Australia has finished fifth in the 2015 IFAF World Championship after defeating South Korea 42-14 in the fifth place match at the Tom Benson Hall of Fame Stadium in Ohio.
After Australia easily handled South Korea in its opening round clash, it took a fair greater effort this time around to seal the victory. South Korea outgained Australia in total yardage through the first three quarters, and it took a calm and collected drive midway through the final quarter to help finish the job at hand.
Prior to that, South Korea had managed to crawl it’s way back from 20-0 down to steal the momentum and come within 13 points (27-14). And whilst 13 points is not typically the margin of a close game, South Korea’s offence was beginning to threaten.
Quarterback Jared Stegman (18/27, 224 yards, TD) was once again fantastic as he earned his second match MVP award, and his terrific performance helped receivers Daniel Strickland (5 catches, 88 yards, TD) and Tyson Garnham (9 catches, 70 yards) wreak havoc for the South Korean defence.
South Korea’s offence was much improved from their opening round loss, with quarterback Tae Hoon Kim (6/18, 136 yards, TD, 3 INT) consistently finding targets deep downfield at pivotal times to trouble the Outback. Wide receiver Sang Hong Kim (4 catches, 140 yards, TD) was a consistent deep threat throughout the contest.
However, Hoon Kim was forced to take plenty of risks to try and keep his team in the game and paid the price as defensive backs Damien Donaldson, Paul Mamotte and Scott Wolfe all got interceptions for Australia.
It was his own error which kick-started the early charge from the Outback; following a poor kickoff return which had the South Koreans starting on their own 3-yard line, they botched the handoff on an inside run play and lost possession.
Australia took the gift and had Nate Lansdel (8 carries, 36 yards, TD) convert from 3 yards out. Suddenly the Outback had a 7-0 lead inside 14 seconds.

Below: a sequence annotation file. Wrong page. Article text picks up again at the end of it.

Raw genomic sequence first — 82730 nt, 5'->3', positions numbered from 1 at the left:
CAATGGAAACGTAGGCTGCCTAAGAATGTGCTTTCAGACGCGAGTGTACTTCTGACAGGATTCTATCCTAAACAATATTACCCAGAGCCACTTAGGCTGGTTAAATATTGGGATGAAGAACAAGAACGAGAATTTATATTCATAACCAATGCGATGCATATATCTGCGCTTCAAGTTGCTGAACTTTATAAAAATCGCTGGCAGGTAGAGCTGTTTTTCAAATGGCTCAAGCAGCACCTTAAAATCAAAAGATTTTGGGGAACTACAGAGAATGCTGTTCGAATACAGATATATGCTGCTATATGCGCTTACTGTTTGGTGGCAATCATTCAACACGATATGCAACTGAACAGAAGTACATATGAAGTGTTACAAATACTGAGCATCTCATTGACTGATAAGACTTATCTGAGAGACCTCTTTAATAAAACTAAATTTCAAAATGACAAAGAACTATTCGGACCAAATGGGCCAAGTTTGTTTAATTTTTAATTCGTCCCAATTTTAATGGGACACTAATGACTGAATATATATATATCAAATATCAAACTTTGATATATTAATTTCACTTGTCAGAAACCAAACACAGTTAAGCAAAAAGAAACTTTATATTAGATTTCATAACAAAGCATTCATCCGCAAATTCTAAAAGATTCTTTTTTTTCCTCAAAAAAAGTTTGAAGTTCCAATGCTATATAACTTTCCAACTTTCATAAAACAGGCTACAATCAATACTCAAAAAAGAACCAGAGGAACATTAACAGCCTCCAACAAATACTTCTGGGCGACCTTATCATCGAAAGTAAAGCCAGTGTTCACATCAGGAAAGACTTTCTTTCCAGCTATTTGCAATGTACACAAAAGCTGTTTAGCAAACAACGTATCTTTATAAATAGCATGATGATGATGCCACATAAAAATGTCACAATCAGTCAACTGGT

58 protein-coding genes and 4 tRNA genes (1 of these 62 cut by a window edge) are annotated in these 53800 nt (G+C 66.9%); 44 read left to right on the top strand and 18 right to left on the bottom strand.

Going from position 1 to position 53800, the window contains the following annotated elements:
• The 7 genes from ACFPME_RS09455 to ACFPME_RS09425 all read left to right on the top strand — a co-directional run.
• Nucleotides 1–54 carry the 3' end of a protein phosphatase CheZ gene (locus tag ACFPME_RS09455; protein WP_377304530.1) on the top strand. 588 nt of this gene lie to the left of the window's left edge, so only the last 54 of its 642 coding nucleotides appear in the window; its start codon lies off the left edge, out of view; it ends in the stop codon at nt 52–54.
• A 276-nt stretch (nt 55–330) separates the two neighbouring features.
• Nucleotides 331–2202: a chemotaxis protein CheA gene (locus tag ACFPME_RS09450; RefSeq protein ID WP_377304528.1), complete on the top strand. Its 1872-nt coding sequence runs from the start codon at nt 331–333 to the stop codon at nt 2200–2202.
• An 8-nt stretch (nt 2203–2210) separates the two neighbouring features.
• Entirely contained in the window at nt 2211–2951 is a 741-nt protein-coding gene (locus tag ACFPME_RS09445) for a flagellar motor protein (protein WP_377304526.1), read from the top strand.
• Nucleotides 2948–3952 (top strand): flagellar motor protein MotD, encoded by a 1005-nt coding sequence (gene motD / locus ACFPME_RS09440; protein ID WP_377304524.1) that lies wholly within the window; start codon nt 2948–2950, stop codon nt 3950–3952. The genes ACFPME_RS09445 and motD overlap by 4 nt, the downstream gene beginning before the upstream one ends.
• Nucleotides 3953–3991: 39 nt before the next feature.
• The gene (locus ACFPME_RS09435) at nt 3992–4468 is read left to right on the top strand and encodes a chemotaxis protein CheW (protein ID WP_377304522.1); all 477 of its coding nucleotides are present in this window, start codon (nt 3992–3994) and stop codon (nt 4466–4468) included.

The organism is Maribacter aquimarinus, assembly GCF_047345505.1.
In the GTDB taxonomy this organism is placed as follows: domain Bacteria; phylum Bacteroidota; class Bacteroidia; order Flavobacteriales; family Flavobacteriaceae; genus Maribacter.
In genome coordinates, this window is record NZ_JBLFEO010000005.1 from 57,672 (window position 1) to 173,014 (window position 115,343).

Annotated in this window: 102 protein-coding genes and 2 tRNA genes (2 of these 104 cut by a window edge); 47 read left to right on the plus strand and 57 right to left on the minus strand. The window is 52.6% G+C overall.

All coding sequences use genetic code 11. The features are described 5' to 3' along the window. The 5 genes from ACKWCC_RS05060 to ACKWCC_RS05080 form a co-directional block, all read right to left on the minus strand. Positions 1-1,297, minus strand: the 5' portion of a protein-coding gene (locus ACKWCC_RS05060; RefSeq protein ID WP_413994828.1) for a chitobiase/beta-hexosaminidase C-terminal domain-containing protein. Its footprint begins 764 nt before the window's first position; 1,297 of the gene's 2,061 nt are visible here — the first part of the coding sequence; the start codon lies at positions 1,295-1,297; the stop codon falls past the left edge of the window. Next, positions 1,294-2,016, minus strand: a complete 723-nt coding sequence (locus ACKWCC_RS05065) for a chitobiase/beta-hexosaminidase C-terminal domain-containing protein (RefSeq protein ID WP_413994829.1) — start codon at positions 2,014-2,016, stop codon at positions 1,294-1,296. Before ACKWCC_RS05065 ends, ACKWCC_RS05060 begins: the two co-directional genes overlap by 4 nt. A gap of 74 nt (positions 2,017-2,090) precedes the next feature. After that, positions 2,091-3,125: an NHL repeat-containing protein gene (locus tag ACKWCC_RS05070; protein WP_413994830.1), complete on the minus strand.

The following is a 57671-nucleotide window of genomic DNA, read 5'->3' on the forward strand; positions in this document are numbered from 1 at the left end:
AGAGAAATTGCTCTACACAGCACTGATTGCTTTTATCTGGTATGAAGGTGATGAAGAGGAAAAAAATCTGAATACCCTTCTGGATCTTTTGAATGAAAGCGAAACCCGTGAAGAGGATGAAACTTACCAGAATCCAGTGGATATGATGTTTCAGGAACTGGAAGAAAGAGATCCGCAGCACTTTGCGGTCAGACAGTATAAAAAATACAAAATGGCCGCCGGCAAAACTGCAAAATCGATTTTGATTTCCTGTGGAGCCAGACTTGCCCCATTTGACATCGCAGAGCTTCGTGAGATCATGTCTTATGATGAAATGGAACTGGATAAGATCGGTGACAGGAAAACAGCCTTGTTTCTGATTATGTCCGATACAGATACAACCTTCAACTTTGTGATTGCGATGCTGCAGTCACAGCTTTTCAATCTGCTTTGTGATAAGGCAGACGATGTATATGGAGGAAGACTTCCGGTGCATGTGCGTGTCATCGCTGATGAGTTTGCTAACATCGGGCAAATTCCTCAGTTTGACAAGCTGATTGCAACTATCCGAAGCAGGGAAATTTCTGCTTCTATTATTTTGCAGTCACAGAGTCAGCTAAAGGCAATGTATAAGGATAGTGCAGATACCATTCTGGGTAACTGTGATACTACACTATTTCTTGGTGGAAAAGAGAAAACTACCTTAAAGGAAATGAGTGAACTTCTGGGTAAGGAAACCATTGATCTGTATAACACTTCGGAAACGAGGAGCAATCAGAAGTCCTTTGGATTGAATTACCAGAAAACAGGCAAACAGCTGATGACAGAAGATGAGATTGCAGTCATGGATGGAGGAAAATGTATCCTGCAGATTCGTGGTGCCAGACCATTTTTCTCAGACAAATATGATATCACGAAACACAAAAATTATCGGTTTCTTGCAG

From there, following two screen passes which gained them 67 yards, they extended their advantage through a remarkable 6-yard touchdown run from Conor Foley, in which he managed to evade multiple tackles behind the line of scrimmage before fighting his way over the endzone line.
The hot start from Australia cooled down when the match settled; Australia’s early momentum vanished as South Korea managed to even out the contest, and it took some quick thinking for the match to be broken open again.
With 2:27 remaining in the half, Hoon Kim’s deep pass was intercepted by Donaldson at the Australia 22-yard line, and after an 18-yard return, he was about to be brought down. Then he reacted.
He flicked out a lateral to teammate Calvin Young, and with the South Koreans caught by surprise, he managed to race down the sideline to return the interception for the touchdown. From there, the match was sparked back to life.
South Korea added their first touchdown of the match, and their first offensive touchdown in tournament history, shortly after with a 39-yard pass from Hoon Kim to Hong Kim. On the other side of the halftime break, Stegman found Strickland for a 37-yard touchdown pass. The energy and excitement levels had lifted.
It was from that point that South Korea began to control the contest; they strung together a 14-play drive which ended in a touchdown, before they managed to prevent multiple field goal attempts from Australia.
Stegman stepped in, and lead a 7-play drive of his own to not only steady the tide, but to seal the match with a 7-yard touchdown run. Australia could finally breathe easily.
After the match, he was pleased with how he was able to remain focused in such an important moment.
“In previous games I haven’t remained focussed on that drive. That was my goal; to take every play as it came and do my job on that play. I was telling myself to do my job, check my reads and just think about nothing else.” Stegman said.
“We really wanted it because that’s how we are as Australians. We’re never going to give up, we want to fight to the end or the final whistle on every play.”
Overall, Head Coach John Leijten was happy to look at both the result and the tournament as a whole.
“Same opponent, same result. It was a good win because of the numbers on the scoreboard, but it was an ugly win if we look at all of the mistakes we made… All’s well that ends well as we got a record of 3-1, which is the best result we’ve ever had at a World Championship.” Leijten said.
As for what he thought about the lateral?
“Those are the sorts of plays we wanted to use when we played teams like Mexico and France because you have to make the most of every opportunity and get on the scoreboard. But it’s also fun, and as a coach you stand there and think “…okay.” All’s well that ends well though.”
Written by Chris Guscott – @Chris_Guscott